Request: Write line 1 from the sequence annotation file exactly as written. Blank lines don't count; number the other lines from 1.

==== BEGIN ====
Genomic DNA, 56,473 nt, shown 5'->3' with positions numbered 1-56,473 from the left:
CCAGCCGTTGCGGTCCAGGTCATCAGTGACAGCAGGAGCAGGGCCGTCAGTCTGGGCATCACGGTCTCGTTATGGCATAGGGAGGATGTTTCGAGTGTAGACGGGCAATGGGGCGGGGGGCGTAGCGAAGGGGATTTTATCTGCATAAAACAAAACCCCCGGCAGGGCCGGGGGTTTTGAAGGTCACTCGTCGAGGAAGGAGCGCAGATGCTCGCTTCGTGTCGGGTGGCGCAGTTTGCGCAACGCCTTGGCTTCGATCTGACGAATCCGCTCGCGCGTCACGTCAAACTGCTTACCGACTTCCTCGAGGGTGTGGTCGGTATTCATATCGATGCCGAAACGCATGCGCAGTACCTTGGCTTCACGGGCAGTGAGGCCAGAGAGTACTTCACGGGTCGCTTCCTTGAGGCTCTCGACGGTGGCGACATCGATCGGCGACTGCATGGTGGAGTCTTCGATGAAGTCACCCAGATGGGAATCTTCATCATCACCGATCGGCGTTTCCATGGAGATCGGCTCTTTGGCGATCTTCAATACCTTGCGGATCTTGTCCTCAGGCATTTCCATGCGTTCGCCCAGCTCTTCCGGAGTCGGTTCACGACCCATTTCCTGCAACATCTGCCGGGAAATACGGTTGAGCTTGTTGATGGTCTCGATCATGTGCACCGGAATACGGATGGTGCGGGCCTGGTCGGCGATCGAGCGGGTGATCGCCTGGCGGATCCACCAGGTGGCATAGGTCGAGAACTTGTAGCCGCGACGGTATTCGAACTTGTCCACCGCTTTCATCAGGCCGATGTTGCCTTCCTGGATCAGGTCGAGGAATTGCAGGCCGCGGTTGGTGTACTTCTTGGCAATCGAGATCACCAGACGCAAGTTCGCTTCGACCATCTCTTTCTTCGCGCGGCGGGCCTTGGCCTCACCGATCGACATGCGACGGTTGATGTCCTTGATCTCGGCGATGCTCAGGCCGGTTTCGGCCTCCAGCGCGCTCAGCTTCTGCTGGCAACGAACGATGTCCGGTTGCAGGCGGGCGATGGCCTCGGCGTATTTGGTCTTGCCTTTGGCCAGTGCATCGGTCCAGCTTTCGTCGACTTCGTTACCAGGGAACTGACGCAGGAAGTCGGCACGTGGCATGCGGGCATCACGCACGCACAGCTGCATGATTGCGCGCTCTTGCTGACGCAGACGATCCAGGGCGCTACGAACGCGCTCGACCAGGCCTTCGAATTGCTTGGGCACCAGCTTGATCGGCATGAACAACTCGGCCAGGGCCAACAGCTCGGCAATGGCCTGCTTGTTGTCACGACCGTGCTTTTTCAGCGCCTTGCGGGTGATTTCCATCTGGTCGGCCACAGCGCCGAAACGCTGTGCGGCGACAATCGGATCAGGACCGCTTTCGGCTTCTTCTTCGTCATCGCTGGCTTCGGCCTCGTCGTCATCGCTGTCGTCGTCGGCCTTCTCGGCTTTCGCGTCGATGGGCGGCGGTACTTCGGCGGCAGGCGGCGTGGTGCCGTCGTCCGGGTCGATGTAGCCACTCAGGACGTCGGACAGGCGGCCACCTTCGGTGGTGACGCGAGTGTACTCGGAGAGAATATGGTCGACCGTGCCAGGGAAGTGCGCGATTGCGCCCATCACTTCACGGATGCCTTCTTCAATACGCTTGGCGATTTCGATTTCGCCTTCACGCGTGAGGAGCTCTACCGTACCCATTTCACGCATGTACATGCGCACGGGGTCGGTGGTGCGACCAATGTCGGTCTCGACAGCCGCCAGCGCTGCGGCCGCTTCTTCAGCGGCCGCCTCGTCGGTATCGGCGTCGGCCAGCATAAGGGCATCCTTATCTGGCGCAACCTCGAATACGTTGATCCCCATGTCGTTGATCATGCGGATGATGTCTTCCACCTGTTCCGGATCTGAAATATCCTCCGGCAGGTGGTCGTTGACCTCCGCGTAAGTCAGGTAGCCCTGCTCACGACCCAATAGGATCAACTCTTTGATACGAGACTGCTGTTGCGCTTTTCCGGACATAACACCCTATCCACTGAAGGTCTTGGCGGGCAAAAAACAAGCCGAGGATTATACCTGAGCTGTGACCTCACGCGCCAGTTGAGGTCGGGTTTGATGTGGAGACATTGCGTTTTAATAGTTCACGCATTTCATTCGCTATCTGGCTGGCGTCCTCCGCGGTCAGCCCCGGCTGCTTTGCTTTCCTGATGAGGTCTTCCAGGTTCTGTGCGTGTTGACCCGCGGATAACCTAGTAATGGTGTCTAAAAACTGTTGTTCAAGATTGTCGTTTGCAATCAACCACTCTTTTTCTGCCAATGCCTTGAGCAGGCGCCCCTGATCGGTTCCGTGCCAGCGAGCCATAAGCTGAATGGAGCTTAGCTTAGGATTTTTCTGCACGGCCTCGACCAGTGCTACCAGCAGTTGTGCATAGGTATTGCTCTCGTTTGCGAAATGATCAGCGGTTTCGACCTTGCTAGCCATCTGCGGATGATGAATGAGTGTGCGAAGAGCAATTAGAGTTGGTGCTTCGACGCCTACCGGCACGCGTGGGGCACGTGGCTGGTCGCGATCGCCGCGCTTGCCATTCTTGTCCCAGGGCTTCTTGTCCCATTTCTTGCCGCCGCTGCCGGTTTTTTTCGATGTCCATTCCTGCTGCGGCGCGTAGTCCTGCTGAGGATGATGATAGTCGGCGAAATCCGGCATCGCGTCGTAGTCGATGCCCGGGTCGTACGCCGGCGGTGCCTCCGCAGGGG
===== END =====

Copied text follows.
Genomic DNA, 56,473 nt, shown 5'->3' with positions numbered 1-56,473 from the left: